We aren’t suggesting you go digging through the trash looking for empty cans, but if you’ve already got some empty cans in the privacy of your own home, you could certainly do worse than turning them into unique enclosures for your electronics projects. Better than sitting in the landfill, surely.
This hack from [Robin Hartley] turns an empty Cadbury hot chocolate can into a portable speaker that’s sure to get some attention. But don’t be fooled: a surprisingly amount of engineering went into this project in the form of a 3D printed structure on the inside of the can. Even if you aren’t big on the idea of putting your next project into a piece of literal trash, there’s something to be said for how professionally everything fits together in this build.
The key to this build is the 3D printed “skeleton” that holds the speaker and circuit board in place. An especially nice touch is how [Robin] designed the mount for the speaker: as it had no flange to attach to, he made a two piece clamp that screws together around the rear of the speaker and holds it in place.
You may wonder why somebody who’s clearly as well versed in CAD and 3D printing as [Robin] is might want to use an empty can as an enclosure; surely he could just design and print a case? Undoubtedly. But the goal here is to reuse what would otherwise be trash, and that occasionally means taking the “scenic” route as it were.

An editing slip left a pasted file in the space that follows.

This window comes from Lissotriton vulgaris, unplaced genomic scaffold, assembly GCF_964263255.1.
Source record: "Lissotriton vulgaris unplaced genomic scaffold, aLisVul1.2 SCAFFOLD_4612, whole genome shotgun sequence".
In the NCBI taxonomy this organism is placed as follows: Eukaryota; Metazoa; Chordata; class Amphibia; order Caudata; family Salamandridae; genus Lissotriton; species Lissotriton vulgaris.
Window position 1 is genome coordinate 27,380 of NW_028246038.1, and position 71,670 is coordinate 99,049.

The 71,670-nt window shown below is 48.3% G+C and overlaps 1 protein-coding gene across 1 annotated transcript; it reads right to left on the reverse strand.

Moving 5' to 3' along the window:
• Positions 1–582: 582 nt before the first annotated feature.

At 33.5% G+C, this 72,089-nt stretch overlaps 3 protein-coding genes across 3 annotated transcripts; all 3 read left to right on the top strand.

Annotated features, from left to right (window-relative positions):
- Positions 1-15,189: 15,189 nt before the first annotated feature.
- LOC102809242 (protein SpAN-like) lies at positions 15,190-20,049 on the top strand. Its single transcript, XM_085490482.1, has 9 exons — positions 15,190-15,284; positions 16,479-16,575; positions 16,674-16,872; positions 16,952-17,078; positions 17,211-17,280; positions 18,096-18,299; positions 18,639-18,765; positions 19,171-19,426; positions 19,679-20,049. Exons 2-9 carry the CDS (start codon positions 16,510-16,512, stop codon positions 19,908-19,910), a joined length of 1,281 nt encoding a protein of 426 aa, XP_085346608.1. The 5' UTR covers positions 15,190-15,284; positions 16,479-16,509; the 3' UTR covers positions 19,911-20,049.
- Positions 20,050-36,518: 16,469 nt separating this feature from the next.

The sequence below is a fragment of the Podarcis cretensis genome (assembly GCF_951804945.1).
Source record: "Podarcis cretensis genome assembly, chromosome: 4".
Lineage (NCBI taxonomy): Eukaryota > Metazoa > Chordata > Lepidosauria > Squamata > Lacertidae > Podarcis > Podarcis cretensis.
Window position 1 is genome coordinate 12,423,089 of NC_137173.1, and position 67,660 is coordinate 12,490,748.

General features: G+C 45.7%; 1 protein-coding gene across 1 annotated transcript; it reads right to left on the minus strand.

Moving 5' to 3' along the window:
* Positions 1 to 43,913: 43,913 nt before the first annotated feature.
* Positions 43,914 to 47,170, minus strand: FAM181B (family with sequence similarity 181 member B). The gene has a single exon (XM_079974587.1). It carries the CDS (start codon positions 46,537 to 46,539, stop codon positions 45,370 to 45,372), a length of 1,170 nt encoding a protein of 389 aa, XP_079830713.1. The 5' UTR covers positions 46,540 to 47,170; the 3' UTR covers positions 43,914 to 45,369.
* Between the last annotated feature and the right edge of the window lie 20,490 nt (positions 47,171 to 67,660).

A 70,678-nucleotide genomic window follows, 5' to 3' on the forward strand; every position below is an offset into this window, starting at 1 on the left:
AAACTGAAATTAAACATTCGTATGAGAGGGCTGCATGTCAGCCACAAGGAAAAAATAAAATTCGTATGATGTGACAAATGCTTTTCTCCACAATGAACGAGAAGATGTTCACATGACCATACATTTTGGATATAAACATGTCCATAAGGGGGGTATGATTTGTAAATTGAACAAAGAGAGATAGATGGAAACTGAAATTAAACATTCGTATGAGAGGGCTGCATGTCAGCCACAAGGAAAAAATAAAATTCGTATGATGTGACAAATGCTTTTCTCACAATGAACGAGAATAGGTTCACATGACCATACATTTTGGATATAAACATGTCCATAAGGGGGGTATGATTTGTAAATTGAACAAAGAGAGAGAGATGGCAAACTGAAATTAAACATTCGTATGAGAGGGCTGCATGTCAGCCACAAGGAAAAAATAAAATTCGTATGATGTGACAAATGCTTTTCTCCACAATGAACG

To take this concept to the next level, check out the upcycled speaker box we recently covered. We’ve seen some gorgeous home audio builds that started as a curbside find, but depending on how lucky you are, it’s almost like cheating.
Continue reading “Empty Can Upcycled Into Portable Speaker”
At first glance, this fire engine red speaker box built by [NoshBar] looks straightforward enough. Just an MDF case and couple of drivers recovered from a trashed stereo. But the array of controls and connectors on the front, and a peek on the inside, shows there’s more to this particular project than meets the eye.
Built almost entirely from parts [NoshBar] found in the trash, construction started with some salvaged MDF IKEA shelves and their corresponding twist lock cam fittings. We don’t usually see those style cam fittings used to build DIY enclosures, but if it works for all those furniture manufacturers why not?